- Your preferred style of coffee may affect your cholesterol, new study suggests.
- Men who drink lots of espresso tend to have higher cholesterol than non-drinkers, according to data.
- Coffee is also linked to a variety of health benefits and generally considered safe in moderation.
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A heavy espresso habit may be linked to higher cholesterol, particularly among men, suggests a study published on May 10 in BMJ Open Heart.
Researchers from the Arctic University of Norway, University of Oslo, and University of Gothenburg in Sweden looked at survey data from 21,083 Norwegians, aged 40 and up, comparing coffee drinking habits with cholesterol levels from blood samples.
The researchers wanted to find how different types of coffee might affect cholesterol levels.
They found people who drink three to five cups of espresso per day had elevated cholesterol levels, compared to those who didn't drink espresso. The link between espresso and cholesterol was stronger for men than women, according to the data.
And drinking six or more daily cups of filtered coffee was linked to higher cholesterol levels in women, but not men. And more than six cups a day of plunger coffee (such as French press) was linked to higher cholesterol, regardless of gender.
The findings suggest the type of coffee you drink makes a difference for health. Previous evidence indicates filtered methods of brewing coffee may be better for heart health, since unfiltered French press or espresso contains more of specific compounds called cafestol and kahweol that are linked to higher cholesterol.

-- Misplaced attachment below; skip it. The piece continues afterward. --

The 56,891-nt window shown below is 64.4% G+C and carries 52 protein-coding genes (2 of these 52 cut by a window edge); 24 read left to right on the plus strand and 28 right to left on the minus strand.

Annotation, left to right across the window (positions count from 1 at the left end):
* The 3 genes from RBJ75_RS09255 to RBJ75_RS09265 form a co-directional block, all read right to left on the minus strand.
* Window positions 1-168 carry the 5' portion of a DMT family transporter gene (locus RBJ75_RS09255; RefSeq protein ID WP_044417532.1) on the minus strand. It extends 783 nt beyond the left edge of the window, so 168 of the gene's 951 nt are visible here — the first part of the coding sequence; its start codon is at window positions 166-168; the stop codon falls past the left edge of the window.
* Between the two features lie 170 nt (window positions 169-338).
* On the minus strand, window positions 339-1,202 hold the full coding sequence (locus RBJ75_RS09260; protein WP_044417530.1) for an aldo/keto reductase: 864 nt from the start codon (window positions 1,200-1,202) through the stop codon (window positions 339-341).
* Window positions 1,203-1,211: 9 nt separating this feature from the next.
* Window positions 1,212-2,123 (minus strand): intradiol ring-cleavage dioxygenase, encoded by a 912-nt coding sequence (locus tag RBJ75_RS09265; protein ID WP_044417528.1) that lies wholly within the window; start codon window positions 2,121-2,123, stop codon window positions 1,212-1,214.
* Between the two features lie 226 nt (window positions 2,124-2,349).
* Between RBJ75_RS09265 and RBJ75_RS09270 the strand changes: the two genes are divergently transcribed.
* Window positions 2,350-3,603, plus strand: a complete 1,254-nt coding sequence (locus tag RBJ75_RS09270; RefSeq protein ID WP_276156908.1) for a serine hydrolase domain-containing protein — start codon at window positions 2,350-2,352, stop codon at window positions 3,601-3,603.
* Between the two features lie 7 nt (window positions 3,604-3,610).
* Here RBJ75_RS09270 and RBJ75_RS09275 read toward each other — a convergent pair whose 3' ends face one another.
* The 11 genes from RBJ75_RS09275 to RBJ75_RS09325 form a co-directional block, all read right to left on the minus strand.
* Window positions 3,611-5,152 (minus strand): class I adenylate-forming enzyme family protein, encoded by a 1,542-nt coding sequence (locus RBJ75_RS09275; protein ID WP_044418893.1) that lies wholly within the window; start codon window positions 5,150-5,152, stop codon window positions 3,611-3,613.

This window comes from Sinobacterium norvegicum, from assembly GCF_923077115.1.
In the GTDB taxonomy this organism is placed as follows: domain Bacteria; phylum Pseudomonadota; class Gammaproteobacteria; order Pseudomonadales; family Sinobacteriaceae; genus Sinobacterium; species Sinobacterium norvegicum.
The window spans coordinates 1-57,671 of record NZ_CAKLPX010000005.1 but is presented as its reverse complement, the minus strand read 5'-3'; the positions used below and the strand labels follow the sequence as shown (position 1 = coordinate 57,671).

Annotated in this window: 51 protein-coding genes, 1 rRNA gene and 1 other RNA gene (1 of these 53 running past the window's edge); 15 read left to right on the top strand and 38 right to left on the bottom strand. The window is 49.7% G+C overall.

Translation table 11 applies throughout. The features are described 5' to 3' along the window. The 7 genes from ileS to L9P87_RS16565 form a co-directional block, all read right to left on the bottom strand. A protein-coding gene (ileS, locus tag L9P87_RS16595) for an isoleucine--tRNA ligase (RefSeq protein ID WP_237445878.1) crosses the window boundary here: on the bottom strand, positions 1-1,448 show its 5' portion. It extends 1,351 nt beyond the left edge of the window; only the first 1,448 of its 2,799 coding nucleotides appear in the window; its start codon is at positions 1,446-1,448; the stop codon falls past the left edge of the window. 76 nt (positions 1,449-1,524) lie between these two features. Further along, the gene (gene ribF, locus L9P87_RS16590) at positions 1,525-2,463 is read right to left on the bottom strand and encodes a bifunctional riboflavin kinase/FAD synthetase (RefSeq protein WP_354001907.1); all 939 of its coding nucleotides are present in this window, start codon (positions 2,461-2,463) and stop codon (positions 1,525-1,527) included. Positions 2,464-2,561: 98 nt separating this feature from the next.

But coffee contains thousands of compounds, including many linked to positive health effects, so more research is needed to determine the healthiest way to enjoy it.
Drinking up to five cups of coffee a day is generally safe and may have health benefits, previous research suggests
Despite the concern about cholesterol levels, coffee is considered to be safe for most people, and even healthy.
There's no long-term dangers to drinking coffee in moderation, up to five cups a day, and it could help reduce the risk of chronic illnesses, according to a 2020 review of 95 studies on coffee drinkers.
Coffee is a rich source of antioxidants and other plant-based micronutrients, which may help stave off cancer, heart disease, and cognitive decline. Compounds in coffee may help reduce inflammation, improve digestion, and ease mental health symptoms such as depression.
However, too much coffee — or any source of caffeine — can have side effects like jitters, anxiety, nausea, heart palpitations, and in extreme cases, unconsciousness or death. Short term symptoms can occur after consuming more than the recommended limit of 400 milligrams, about four cups of coffee. Serious caffeine overdose occurs at much higher levels, the equivalent of about 30-50 cups of coffee or more.